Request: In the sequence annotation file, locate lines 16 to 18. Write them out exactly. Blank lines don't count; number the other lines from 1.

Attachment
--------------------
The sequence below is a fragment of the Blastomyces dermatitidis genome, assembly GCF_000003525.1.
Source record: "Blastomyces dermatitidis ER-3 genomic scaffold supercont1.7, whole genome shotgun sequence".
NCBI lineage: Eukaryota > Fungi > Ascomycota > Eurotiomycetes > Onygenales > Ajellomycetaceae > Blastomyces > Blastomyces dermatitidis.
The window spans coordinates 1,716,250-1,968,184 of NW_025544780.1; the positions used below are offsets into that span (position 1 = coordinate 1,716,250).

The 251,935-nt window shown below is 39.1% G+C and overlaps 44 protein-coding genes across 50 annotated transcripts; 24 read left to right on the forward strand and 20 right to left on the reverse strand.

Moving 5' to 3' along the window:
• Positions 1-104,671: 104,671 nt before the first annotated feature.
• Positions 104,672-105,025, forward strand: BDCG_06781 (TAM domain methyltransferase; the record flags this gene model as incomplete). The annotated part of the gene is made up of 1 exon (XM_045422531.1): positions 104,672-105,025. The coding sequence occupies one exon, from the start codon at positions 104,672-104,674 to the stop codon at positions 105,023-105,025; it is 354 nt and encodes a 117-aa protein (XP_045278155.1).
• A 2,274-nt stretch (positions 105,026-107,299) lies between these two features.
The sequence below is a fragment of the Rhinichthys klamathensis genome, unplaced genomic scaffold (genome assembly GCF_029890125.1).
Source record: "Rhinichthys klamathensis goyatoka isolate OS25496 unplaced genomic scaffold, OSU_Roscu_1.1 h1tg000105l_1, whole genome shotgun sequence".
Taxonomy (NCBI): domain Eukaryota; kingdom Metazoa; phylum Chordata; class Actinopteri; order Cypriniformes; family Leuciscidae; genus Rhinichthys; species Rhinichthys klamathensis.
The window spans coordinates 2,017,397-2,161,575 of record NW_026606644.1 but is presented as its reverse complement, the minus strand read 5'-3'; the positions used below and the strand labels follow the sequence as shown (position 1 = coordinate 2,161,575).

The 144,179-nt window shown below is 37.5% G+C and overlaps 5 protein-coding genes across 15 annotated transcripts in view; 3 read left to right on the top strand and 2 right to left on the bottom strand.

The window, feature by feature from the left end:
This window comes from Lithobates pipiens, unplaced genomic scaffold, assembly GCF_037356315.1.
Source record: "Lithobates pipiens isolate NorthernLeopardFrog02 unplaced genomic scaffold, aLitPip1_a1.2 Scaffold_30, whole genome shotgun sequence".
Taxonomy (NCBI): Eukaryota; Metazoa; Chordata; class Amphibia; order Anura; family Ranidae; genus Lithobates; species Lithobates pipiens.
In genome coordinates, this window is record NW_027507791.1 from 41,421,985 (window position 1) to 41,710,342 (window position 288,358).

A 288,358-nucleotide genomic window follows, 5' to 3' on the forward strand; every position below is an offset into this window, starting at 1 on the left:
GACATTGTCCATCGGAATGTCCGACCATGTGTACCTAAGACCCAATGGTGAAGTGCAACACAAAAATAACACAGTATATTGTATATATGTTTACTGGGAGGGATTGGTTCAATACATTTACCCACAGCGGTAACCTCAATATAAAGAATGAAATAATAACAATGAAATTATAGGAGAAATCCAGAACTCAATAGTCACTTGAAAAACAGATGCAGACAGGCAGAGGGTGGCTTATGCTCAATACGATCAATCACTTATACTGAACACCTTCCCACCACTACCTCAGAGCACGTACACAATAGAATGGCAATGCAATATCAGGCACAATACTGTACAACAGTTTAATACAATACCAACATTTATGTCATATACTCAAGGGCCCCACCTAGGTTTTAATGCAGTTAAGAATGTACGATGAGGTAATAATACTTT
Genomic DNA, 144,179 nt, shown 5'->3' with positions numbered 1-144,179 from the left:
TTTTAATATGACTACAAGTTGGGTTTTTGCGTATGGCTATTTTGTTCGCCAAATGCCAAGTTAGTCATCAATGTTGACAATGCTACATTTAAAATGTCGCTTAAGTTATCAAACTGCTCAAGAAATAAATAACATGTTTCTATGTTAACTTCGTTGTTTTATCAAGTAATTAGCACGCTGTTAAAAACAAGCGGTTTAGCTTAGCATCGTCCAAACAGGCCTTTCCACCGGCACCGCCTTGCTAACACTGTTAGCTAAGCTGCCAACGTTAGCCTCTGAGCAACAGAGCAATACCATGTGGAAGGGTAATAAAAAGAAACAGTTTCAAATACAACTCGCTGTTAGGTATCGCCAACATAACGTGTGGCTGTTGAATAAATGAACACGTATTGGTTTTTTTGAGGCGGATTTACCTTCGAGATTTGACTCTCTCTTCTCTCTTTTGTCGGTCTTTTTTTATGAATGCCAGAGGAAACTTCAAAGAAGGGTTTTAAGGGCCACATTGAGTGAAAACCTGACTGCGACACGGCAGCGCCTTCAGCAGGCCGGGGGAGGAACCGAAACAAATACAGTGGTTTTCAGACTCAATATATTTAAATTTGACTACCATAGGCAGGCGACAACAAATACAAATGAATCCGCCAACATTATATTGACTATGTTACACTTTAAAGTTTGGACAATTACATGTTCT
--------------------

This window comes from Lithobates pipiens, unplaced genomic scaffold, assembly GCF_037356315.1.
Source record: "Lithobates pipiens isolate NorthernLeopardFrog02 unplaced genomic scaffold, aLitPip1_a1.2 Scaffold_30, whole genome shotgun sequence".
Taxonomy (NCBI): Eukaryota; Metazoa; Chordata; class Amphibia; order Anura; family Ranidae; genus Lithobates; species Lithobates pipiens.